CCS keeps same grade for fifth year in row
The preliminary district report card for Columbus City Schools (CCS) showed a “Continuous Improvement” rating for the fifth year in a row.
The 2011 report card highlights the highest accomplishments to date for CCS, including a 77.6 percent graduation rate, 94.5 percent attendance, and a performance index score of 81.8.
“I am very proud of our progress,” Superintendent Gene Harris said.
CCS achieved a year’s worth of growth during the course of the academic year, and improved or remained stable in 20 of the 26 state standards.
At the elementary school level, third grade reading and math scores increased by 1.7 percent and 6.0 percent, respectively. Fourth grade reading scores increased by 3.5 points.
At the middle school level, sixth grade reading scores increased by 6.8 points, and sixth grade math scores increased by 3.4 points. Seventh grade math scores increased to 50.9 percent. At the eighth grade level, reading scores increased by 10.5 points, math increased by 4.1 points, and science increased by 4.3 points.
In addition to the 4.9 point increase in the graduation rate at the high school level, the high schools posted gains in 10th grade writing by 2.1 points and reading by 2.7 points.
CCS high schools exceeded the 75 percent state standard in the areas of reading and writing. The 10th grade reading score was 78.3 percent and the writing score was 81.6 percent. The 11th grade reading and writing also exceeded the 85 percent state standard at 87.3 percent and 89.7 percent.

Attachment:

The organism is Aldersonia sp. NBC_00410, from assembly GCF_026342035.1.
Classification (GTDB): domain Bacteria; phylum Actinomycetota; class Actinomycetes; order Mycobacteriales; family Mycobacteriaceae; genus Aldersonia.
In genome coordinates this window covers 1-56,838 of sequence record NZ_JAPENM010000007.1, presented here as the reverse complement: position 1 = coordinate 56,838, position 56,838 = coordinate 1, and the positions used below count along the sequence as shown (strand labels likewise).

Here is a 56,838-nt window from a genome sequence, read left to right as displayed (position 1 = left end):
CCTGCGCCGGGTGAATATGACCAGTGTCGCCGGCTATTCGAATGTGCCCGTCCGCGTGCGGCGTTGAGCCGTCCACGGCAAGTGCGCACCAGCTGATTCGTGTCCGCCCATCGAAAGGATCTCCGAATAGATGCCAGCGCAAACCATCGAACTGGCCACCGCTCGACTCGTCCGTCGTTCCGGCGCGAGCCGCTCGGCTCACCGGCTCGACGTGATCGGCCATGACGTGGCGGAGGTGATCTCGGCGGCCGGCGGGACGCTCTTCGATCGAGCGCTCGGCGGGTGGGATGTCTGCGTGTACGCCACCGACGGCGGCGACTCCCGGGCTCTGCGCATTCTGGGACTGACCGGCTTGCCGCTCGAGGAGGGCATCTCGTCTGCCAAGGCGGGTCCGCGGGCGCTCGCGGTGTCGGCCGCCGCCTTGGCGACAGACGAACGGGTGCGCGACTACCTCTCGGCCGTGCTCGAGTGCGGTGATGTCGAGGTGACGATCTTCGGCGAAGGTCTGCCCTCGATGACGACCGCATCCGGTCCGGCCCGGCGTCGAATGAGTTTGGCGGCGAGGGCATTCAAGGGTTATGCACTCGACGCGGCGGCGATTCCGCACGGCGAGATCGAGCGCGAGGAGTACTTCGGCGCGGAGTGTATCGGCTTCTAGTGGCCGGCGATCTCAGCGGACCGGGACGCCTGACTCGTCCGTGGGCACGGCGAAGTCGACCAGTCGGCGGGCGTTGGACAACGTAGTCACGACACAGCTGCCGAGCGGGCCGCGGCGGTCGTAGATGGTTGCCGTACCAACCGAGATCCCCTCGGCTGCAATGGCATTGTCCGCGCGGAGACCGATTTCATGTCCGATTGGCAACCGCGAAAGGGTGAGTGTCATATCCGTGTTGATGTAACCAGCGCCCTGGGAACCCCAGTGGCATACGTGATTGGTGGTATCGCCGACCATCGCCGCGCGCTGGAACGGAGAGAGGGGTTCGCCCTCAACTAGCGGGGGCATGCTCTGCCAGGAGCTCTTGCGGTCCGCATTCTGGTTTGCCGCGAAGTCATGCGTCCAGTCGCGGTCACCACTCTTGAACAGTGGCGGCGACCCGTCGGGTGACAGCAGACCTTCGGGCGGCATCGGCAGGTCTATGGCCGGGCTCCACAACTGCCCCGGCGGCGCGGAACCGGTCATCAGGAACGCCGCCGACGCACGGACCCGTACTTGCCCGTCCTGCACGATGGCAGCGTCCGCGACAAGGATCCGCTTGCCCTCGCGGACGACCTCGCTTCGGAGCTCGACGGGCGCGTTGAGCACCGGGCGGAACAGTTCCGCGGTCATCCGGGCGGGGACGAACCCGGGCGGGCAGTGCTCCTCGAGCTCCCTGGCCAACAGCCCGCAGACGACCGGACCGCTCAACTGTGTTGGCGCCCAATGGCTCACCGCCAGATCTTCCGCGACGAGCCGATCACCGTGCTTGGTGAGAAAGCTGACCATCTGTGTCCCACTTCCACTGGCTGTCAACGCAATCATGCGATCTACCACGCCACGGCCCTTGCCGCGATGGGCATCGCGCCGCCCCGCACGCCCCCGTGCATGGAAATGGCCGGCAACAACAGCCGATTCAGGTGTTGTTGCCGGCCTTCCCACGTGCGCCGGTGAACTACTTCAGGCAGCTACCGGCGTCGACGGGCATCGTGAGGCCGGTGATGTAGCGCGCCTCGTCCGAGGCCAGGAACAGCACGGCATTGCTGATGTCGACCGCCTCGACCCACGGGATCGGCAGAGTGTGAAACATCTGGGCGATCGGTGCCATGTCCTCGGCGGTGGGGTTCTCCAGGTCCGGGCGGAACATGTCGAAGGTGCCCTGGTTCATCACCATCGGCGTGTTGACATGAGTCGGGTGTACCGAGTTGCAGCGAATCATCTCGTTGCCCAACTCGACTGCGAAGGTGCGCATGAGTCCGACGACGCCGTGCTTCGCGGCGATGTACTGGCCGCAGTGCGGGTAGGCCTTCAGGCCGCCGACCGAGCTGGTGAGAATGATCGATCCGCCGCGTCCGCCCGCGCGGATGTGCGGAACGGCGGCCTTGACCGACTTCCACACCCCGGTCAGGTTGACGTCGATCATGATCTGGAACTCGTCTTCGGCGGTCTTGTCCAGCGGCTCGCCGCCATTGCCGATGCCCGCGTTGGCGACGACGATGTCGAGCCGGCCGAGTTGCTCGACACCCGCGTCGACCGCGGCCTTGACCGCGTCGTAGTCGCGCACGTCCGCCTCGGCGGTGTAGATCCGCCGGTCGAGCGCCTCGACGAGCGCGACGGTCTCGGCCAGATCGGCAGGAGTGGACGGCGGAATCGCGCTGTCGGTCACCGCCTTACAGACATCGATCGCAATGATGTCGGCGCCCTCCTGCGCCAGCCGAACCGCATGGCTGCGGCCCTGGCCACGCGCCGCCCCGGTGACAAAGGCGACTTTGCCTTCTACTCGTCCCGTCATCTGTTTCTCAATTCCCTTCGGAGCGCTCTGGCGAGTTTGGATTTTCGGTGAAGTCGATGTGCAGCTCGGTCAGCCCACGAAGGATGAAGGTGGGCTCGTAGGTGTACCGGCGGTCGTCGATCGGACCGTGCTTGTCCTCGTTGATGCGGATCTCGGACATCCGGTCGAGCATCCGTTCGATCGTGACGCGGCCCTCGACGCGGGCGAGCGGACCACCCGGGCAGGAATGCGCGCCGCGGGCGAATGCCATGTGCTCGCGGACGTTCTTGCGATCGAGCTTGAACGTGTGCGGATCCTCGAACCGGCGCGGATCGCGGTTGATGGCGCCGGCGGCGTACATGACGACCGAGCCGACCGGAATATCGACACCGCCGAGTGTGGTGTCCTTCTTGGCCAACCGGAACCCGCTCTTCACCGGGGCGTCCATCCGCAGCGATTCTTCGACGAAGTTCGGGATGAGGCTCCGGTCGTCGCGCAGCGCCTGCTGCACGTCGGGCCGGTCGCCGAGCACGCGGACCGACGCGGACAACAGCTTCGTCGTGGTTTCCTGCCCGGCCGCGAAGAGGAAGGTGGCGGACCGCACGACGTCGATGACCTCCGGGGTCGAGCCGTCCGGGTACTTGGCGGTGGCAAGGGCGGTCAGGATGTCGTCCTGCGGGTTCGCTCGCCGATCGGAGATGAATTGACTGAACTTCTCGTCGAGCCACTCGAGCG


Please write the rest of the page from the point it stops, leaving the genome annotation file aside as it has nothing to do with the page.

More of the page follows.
This year’s report card was 45.5 points over 2010 results.
The report card also revealed a decline in five areas: fifth grade math and science, seventh grade reading, 10th grade math, and 11th grade math and social studies.
CCS will take steps to address this decline and conduct a deeper analysis of student performance to determine exactly where additional support for students is needed.
They have detailed a new operational plan that will help move the district forward in partnership with teachers, community, parents and students.
“We have been working hard to strategically align the district into five academic regions or feeder patterns so that schools at all levels will work closely together in order to more effectively serve their students,” Harris said.
She added, “At the same time, we will be building and strengthening partnerships within the community to support higher learning opportunities for students, and refining our curriculum to meet the needs of students today and tomorrow.”